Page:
If a business has multiple owners, eventually a change in ownership will need to happen. An owner will retire or move on for another reason. Don’t forget that emergencies can also happen. Changing ownership doesn’t need to be complicated. Planning ahead will help dispel disaster when the time comes for a transition. The plan for that time should include a buy-sell agreement. A proper buy-sell agreement enables a smooth transition for the departing owner, the remaining owner, and the business operations.
What is a Buy-Sell Agreement?
Sometimes referred to as a buyout agreement, a buy-sell agreement is a contract between the owners of a business that controls the purchase and sale of ownership interests in the business. Specifically, it determines when owners can or must sell their interests, who can buy an owner’s interest, and how the price for that interest will be determined. A buy-sell agreement is often compared to a prenuptial agreement in that it specifies how the owners will separate their interests in the event of a separation or “divorce”. Typically it will come into play in the event of a death, retirement, incapacitation, or other instances in which an owner is leaving the business.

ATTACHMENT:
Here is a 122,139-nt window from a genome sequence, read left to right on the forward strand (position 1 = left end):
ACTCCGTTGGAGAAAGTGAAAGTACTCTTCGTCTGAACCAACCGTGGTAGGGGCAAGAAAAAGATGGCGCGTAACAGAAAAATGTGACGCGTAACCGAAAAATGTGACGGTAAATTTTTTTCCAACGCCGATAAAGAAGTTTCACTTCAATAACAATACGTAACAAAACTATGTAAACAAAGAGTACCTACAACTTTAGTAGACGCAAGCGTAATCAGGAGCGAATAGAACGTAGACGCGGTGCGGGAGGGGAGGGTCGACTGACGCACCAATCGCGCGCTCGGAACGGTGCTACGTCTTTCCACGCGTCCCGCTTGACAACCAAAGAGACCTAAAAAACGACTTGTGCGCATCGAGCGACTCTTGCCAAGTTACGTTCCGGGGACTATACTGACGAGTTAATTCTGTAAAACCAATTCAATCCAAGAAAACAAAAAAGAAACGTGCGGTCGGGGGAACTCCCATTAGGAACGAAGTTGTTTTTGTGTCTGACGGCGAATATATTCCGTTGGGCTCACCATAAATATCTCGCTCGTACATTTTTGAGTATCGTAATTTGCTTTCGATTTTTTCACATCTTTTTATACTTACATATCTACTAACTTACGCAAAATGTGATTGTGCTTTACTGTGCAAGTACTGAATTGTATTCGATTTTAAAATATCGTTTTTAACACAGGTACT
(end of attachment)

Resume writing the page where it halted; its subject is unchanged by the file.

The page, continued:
Who Needs a Buy-Sell Agreement?
Every privately-held business with one or more co-owners should have a buy-sell agreement. This is true whether the business is organized as a corporation, limited liability company, partnership, or joint venture. Even if the business is owned with a spouse or child, the agreement will address the possibility of or a co-owner departure.
A buy-sell agreement can also ensure that a solely-owned business passes to a key employee or particular member of the family upon departure of the owner without other family members or employees being able to interfere.
Not sure where to start with your buy-sell agreement? Let us help. Whether starting from scratch or updating an old plan, contact us and let us guide you through the process. Protecting your business with a buy-sell agreement keeps all owners of the business protected and keeps operations running smoothly if something happens to an owner.
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Disclaimer: This article is intended to serve as a general summary of the issues outlined therein. While this article may include general guidance, it is not intended as, nor is a substitute for, qualified legal advice. Your review or receipt of this article by Lexern Law Offices, Ltd. (the “LLG”) or any of its attorneys does not create an attorney-client relationship between you and the LLG. The opinions expressed in this article are those of the authors of the article and does not reflect the opinion of the LLG.